What does smoking cost?

What does smoking cost?

April 11th, 2011 in Opinion Free Press

People who smoke don't usually want to count the cost of a pack or more of cigarettes a day. And those who suffer cancer, emphysema or other smoking-related diseases surely do not like to think of what their habit costs in terms of doctor and hospital visits.

But really, in individual terms, the worst "cost" is not monetary: It involves health and quality of life.

Costs matter, though, and with Medicaid in Arizona running short of cash, there reportedly is consideration there of levying an annual $50 "tax" on those who smoke, are overweight or suffer diabetes.

Would that discourage smoking? Probably not much. And the suggested tax would be a drop in the bucket as compared with smoking-related spending through Medicaid, Medicare, etc.

But an official with an Arizona health care program said the $50 tax would be an incentive for patients to avoid smoking and the problems it brings.

"It engages the consumers to start having a greater awareness of how they fit into the bigger health care puzzle," an Arizona Health Care Cost Containment System spokeswoman told The Associated Press.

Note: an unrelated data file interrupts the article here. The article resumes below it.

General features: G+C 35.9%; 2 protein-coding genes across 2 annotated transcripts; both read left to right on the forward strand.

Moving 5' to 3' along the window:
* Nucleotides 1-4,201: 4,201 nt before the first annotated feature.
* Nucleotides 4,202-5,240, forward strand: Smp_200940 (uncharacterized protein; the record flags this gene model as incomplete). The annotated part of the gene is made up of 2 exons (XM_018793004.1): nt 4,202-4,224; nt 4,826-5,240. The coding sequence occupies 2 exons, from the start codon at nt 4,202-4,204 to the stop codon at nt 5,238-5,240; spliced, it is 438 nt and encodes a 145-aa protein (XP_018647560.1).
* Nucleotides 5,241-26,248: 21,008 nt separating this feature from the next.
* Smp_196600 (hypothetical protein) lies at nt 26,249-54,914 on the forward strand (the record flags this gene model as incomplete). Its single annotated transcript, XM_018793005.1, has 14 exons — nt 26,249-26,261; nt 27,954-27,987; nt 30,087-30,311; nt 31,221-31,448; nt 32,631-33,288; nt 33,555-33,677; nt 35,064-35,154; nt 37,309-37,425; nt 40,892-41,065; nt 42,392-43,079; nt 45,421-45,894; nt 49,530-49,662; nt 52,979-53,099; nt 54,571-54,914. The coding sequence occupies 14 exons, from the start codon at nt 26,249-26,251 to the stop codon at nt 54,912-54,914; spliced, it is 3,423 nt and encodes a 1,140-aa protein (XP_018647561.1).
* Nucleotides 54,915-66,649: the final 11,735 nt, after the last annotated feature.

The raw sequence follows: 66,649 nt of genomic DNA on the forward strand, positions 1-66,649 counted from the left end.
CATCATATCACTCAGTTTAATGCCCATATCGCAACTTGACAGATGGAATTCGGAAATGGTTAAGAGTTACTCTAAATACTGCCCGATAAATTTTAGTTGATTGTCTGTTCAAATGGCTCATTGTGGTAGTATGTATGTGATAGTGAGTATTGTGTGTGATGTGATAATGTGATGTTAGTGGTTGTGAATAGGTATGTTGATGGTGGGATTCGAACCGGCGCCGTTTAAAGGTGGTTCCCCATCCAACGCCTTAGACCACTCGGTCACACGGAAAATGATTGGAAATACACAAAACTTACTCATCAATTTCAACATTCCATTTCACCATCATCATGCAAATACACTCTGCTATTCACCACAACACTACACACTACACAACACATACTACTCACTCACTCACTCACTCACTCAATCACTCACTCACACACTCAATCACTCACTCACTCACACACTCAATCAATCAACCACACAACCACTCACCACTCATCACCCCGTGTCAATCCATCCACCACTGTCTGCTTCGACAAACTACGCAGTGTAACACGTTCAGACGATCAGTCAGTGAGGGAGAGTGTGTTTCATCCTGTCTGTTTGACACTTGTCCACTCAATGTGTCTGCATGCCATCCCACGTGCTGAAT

"We want to stretch our dollars as far as we can. Part of that is engaging people to take better care of themselves."

Do you think an additional tax on smokers will do much good? Tobacco taxes already are collected with the sale of each pack. And smokers who are hooked already "tax" themselves hundreds or even thousands of dollars a year by buying cigarettes - and paying much greater health care costs.

Everybody knows smoking is a bad habit. But many of us unfortunately have lots of bad habits that threaten or damage our health in a wide variety of ways. It's too bad we all don't just "do the right thing" and use our common sense for self-preservation - without adding another tax.

We already have too many taxes of various kinds that "may be hazardous to our health."